In a Dark, Dark Wood marks the launch of a major new star in psychological women’s fiction, Ruth Ware. With all the commercial appeal and literary quality of Sophie Hannah, SJ Watson and Tana French, combined with an irresistible premise, this is a must read for lovers of crime and women’s fiction.
Nora Shaw wakes up in a hospital room with her head bandaged and a police guard outside her door. Are they there to protect her or arrest her? Nora is worried. Worried because her first thought is not “what’s happened to me?” but “what have I done?’
Nora, a writer in her mid-twenties, has been invited to the hen do of an old school friend. Nora hasn’t seen Clare in years but she’s looking forward to a chance to reconnect, even if she’s surprised not to be invited to the wedding itself.
But something goes wrong. A drinking game at the hen do reveals dark secrets in Nora’s past, a storm cuts off the power to the cottage and then an Ouija board has a warning for them all: there is a murderer inside the house…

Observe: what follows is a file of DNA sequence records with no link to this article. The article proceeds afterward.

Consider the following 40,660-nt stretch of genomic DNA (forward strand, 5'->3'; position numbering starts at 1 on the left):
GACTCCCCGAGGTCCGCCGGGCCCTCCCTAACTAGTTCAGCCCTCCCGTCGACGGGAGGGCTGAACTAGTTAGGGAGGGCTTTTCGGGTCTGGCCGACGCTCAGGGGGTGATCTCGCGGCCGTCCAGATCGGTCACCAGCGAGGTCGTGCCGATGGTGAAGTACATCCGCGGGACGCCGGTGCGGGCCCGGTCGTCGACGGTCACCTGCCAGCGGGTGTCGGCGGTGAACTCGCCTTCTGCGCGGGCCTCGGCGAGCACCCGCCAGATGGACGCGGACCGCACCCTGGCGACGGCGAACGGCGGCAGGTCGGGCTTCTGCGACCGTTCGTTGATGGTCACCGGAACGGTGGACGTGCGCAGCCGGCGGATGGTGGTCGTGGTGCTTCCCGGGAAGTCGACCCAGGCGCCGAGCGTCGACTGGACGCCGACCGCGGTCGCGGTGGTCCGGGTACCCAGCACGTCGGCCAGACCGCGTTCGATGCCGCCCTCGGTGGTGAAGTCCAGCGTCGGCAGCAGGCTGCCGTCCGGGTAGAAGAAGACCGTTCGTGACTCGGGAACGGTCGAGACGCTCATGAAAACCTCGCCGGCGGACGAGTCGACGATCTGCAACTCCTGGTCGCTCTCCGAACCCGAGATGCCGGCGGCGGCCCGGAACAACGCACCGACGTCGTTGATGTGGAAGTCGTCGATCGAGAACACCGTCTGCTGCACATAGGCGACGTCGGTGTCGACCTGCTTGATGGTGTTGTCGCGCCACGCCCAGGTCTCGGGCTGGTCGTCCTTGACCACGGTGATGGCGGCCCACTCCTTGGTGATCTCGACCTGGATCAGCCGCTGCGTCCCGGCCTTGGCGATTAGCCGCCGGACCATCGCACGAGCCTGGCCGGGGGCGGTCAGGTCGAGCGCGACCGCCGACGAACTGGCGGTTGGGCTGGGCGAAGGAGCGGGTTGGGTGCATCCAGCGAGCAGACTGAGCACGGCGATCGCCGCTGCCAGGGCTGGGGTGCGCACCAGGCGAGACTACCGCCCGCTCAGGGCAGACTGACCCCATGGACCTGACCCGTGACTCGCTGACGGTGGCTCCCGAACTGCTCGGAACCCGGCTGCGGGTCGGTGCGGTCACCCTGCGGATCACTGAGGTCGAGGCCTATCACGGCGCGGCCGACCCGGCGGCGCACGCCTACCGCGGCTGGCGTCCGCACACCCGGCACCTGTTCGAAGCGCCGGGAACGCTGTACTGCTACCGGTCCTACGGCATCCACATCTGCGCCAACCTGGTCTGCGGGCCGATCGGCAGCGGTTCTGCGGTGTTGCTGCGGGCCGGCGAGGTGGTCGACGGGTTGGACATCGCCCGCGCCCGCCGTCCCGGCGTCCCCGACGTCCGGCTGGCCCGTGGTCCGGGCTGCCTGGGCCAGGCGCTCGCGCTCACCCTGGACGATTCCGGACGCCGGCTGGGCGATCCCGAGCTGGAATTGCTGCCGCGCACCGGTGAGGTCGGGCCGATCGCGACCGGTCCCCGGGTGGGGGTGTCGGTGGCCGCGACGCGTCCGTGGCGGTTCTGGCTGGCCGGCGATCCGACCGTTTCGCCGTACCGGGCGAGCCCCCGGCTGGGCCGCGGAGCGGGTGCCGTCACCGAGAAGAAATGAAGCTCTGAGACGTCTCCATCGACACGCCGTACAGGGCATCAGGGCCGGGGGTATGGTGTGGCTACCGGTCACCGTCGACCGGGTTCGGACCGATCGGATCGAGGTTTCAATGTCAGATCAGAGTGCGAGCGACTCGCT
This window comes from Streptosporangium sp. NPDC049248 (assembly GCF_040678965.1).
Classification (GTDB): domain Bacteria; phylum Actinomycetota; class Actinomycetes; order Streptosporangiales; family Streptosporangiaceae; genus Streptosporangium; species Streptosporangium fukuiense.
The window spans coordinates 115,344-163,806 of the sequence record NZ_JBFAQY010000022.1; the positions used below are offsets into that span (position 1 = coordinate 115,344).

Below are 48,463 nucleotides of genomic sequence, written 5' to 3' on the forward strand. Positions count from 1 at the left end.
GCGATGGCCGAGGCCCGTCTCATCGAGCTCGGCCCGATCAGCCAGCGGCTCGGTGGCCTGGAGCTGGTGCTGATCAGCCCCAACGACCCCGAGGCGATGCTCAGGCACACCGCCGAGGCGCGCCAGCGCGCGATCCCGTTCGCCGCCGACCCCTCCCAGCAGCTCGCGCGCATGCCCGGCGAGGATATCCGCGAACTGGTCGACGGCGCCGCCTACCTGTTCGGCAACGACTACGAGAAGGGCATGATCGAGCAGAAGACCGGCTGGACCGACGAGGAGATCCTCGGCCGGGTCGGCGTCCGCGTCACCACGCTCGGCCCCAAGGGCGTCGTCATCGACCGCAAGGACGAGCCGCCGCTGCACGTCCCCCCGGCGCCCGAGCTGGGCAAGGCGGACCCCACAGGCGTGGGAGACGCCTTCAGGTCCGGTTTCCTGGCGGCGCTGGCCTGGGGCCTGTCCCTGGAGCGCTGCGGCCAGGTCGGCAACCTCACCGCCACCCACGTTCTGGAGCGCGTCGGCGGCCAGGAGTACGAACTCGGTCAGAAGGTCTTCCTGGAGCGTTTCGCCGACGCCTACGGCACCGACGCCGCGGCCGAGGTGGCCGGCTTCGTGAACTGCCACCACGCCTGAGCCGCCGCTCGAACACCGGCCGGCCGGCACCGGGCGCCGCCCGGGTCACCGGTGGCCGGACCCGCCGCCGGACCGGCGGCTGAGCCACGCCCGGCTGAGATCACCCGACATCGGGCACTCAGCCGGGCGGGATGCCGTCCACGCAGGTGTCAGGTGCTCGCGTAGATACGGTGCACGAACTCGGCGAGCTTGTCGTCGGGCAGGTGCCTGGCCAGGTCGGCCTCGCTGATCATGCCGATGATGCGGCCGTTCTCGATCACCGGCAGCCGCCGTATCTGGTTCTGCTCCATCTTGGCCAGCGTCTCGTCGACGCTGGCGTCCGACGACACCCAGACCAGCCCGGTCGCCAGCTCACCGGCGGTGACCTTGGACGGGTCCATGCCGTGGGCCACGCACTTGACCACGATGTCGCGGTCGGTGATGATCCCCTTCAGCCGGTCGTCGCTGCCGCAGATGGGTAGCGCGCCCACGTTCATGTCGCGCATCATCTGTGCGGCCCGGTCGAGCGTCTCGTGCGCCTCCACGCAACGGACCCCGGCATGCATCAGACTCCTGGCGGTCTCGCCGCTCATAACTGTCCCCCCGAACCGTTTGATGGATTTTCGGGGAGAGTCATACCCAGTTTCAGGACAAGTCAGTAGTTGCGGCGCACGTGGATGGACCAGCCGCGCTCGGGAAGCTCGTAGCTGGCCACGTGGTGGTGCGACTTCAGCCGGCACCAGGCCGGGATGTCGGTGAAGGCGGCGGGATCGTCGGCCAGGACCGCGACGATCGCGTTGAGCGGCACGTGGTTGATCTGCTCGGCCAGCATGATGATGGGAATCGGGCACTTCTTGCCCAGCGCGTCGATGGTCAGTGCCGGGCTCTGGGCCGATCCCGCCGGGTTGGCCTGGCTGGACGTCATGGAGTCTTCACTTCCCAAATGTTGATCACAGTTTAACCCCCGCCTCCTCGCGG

I am running.
I am running through moonlit woods, with branches tearing at my clothes and my feet catching in the snow-bowed bracken.
Brambles slash at my hands. My breath tears in my throat. It hurts. Everything hurts.
But this is what I do. I run. I can do this.
Always when I run there's a mantra inside my head. The time I want to get, or the frustrations I'm pounding away against the tarmac.
But this time one word, one thought pounds inside me.
James. James. James.
I must get there. I must get to the road before–
And then there it is, a black snake of tarmac in the moonlight, and I can hear the roar of an engine coming, and the white lines shine, so bright they hurt my eyes, the black tree trunks like slashes against the light.
Am I too late?
I force myself down the last thirty metres, tripping over fallen logs, my heart like a drum in my breast.
And I'm too late – the car is too close, I can't stop it.
I fling myself onto the tarmac, my arms outstretched.